When asked about The Evens’ style, MacKaye replied, “That’s the thing about music. If you could put it into words, you wouldn’t have to play the music.”
But he did provide some hints.
“I will say this: We’re not super loud. We sing. Lots of singing going on. And we’re definitely not interested in playing in rock clubs. We’d like to reclaim music and let it come back into spaces that are a little less commercially oriented.”
The Evens selected the Palo Alto concert venue because of MacKaye’s history in the area. Born and raised in Washington, D.C., he attended seventh grade at Terman Middle School while his father was on fellowship at Stanford University.
“That was the only nine-month period that I didn’t live in the District so it’s significant in my mind,” he said.
MacKaye was dismayed at how difficult it was to find a concert space in Palo Alto, but he is pleased to be able to play in Terman’s auditorium, the locale of his very first school dance.
The concert will bring back memories, both fond and a bit painful, of the time he spent in Palo Alto. He remembered the difficulties of being the new kid in school.
“I had really long hair and was pretty tattered. I was a hippy kid. It was 1974. I walked into junior high and these kids were wearing corduroys and Adidas and Izod. I felt like I was dropped off in another land. It was intimidating. No one would talk to me and I thought they were all snobs but it turned out everyone was scared of me because I was from the East Coast,” he recalled.
Prior to the concert, MacKaye will give a lunchtime talk to interested Terman middle-schoolers. But, from experience, he doesn’t expect the students to have heard of him, The Evens, Fugazi or Dischord Records.
“I’ve only spoken to one younger school and they’re like, “Who is this guy?”
MacKaye won’t bring a prepared speech; he just hopes interested students will attend and ask him questions. But MacKaye has an inkling as to why producer Mark Weiss asked him to talk to the students.
“I just don’t practice the general American business ethic, which is to grow and sell, grow and sell, grown and sell. And I actually have a really different approach. So maybe he thinks that it’s a voice that has been overwhelmed by the din of avarice,” MacKaye said.
Palo Altan Weiss, producer of the upcoming show and fellow Terman graduate, set up the afternoon Q&A session because he views MacKaye as a potential role model for the young audience. He was impressed when he heard MacKaye speak in the past.
“He’s not a really famous musician on MTV but I think kids can tell who is an interesting person when they meet an artist or a musician. He’s an interesting guy and he’s done interesting things with his life and I think kids will find that rewarding and inspiring,” Weiss said.
MacKaye’s modesty and down-to-earth attitude about creating music may be just the right message for middle schoolers who have grown up on MTV, “American Idol” and the fleeting stardom of countless performers.
“If you think back to when you were 10, 11, 12 years old, kids are just coming to grips with music and they’re engaging with the music that’s being spoon-fed to them.”
MacKaye admitted to liking The Monkees as a youth, pointing out that simply the idea of music fascinated him at a young age, and that was what was available to him at the time.
What’s important for young aspiring musicians, MacKaye said, is sticking to their passion and not prioritizing money over art.
“What’s more discouraging to me is when people make decisions based on what’s expected of them and that’s crippling in the long run in terms of creativity. It’s more important that people actually believe in what they’re doing,” he said.
“If me and my friends could do it then anyone could do it. My advice is not to get caught up in the way things are supposed to be and focus on the way you want them to be,” he continued.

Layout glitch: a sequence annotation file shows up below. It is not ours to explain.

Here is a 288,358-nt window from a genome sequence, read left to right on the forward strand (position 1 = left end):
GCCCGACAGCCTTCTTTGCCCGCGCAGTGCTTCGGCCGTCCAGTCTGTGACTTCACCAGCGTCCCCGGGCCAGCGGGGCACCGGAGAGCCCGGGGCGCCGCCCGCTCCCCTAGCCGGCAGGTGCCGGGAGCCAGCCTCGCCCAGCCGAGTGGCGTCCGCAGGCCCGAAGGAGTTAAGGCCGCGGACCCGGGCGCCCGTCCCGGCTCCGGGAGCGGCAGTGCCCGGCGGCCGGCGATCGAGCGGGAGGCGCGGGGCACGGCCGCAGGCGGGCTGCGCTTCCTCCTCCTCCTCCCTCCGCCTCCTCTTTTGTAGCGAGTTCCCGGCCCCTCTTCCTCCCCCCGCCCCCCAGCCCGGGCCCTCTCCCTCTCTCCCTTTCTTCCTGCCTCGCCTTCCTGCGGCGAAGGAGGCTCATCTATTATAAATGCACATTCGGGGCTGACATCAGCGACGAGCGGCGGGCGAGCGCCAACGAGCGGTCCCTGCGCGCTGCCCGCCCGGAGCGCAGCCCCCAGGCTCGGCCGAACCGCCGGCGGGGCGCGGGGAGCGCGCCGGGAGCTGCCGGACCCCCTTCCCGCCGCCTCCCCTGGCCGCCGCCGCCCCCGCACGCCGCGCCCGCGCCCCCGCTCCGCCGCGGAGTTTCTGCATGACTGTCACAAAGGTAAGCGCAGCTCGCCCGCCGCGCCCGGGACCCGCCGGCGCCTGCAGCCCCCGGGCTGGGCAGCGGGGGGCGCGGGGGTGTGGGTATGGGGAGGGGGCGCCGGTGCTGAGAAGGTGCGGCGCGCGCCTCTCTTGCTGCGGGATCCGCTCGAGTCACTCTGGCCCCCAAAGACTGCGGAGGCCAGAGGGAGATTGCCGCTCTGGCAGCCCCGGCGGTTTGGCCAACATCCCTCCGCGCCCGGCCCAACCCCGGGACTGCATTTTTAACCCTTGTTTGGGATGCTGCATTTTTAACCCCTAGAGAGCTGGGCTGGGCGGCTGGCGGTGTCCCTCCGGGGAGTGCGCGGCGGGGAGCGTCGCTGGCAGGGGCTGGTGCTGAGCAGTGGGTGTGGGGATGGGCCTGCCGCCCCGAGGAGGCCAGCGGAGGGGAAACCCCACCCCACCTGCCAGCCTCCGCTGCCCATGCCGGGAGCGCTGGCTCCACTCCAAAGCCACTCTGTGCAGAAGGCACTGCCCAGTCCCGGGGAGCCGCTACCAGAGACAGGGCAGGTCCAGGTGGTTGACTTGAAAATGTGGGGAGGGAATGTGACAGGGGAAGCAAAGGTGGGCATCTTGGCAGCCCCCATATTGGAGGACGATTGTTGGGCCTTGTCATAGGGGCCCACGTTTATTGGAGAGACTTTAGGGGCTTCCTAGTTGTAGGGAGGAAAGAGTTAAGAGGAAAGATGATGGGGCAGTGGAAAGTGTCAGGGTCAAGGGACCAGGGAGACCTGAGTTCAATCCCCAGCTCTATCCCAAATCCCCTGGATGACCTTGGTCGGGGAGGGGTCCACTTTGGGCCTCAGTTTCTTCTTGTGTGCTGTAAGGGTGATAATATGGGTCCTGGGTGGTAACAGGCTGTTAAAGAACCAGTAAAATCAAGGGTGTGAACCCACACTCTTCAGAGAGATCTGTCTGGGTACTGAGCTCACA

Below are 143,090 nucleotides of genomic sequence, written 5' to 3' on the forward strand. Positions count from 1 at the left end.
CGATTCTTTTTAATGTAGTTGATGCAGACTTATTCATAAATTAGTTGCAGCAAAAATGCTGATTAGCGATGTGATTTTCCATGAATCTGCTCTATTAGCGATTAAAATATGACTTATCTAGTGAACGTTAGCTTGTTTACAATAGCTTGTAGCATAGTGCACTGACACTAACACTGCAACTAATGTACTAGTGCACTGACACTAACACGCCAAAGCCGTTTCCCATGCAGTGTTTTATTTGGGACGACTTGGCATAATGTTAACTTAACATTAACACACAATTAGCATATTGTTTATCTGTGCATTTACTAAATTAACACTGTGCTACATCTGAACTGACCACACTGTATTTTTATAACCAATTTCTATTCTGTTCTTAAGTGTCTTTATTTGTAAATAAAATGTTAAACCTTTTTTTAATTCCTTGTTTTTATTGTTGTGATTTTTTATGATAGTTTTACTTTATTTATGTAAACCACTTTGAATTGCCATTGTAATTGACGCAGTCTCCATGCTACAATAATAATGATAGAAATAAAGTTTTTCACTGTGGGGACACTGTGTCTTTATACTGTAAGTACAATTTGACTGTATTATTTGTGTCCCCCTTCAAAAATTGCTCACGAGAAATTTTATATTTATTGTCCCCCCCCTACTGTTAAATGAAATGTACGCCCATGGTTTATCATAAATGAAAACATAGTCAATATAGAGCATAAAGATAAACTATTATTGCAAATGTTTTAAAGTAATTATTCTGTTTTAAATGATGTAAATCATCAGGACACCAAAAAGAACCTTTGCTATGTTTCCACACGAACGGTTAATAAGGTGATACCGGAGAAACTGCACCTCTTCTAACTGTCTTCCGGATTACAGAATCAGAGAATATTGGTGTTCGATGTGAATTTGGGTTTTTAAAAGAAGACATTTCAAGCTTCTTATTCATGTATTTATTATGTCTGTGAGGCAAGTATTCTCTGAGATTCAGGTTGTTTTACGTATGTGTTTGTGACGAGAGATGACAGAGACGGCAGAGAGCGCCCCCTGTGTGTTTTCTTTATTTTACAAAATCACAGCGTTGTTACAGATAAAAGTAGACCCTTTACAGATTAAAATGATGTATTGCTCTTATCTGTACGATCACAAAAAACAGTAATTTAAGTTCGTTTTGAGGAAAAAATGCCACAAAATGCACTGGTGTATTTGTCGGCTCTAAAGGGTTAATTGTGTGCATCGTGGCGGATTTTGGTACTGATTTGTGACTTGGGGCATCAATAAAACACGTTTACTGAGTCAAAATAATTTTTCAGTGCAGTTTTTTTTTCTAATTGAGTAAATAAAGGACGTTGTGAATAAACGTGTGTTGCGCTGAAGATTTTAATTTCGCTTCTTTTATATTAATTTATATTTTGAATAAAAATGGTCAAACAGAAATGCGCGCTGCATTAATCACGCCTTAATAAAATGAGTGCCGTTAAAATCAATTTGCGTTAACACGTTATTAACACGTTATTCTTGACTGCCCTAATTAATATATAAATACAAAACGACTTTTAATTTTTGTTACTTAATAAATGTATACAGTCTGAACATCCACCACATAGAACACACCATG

Recalling his middle-school days, MacKaye said he felt discouraged about the possibility of becoming a musician.
“I had given up at that point that I’d ever be able to play rock because at that time it seemed like rock and roll was out of reach and that people doing it were anointed by the queen. They were so high falutin’ and so far removed and unreachable by a kid like me,” he said.
It wasn’t until 1979 when high-schooler MacKaye taught himself to play the bass, and then the guitar. It was the freedom of punk rock that revived him.
“That was what was so deeply important about punk rock in the late ’70s…For me, punk rock was a free space where new ideas could be presented because profit was not the primary motivation.”
His late high-school band, the Teen Idles, launched his music career. From those roots, MacKaye formed Minor Threat in the early ’80s and Fugazi in 1987. The band, comprised of Mackaye, Brendan Canty, Joe Lally and Guy Picciotto, was known for its austere, mid-tempo punk sound. They toured for 15 years but have been on hiatus since 2002, allowing members to attend to their personal lives.
Although The Evens will release their self-titled album March 8, they decided to tour the Bay Area in February. When asked why he wasn’t waiting for the album’s release to tour, MacKaye said, “I’m of the mind that records support shows and not the other way around. The industry has skewed that idea.”
Ok, that’s more about Ian MacKaye and Me than it is Nellie McKay — I’ve really mucked this up. Her show is called “Silent Spring – – How not to Fool Mother Nature” and for someone called Earthwise Productions I should really get down with it so to speak and think about how to bring that to the 650.
Nellie played the excellent and influential Los Gatos free music series recently — Palo Alto lags there. We are like that dun beetle in that children’s film I took my nephews to about 1993 pushing the little ball up the hill and back like Sysyphus. But he or she or dun beetle who is first will later be last and vice verse, although the recent Philip K. Dick essay I was reading here at Foothill College library makes me worry that time is a lot more complicated than that.
I think of Nellie McKay as piano but she also plays uke and what we have in common is that she has a song title from a previous recent album that is the same as my Fantasy Football League team: Beneath the Under Dog.
She is on Verve now and I wonder if she overlapped with Jason Olaine there. I met Jamie Cullum for the first time via Jason, at IAJE.
I don’t think the Rachel Carson tribute NY residency new stuff has been recorded yet but her birthday is coming up April 13, she turns 30.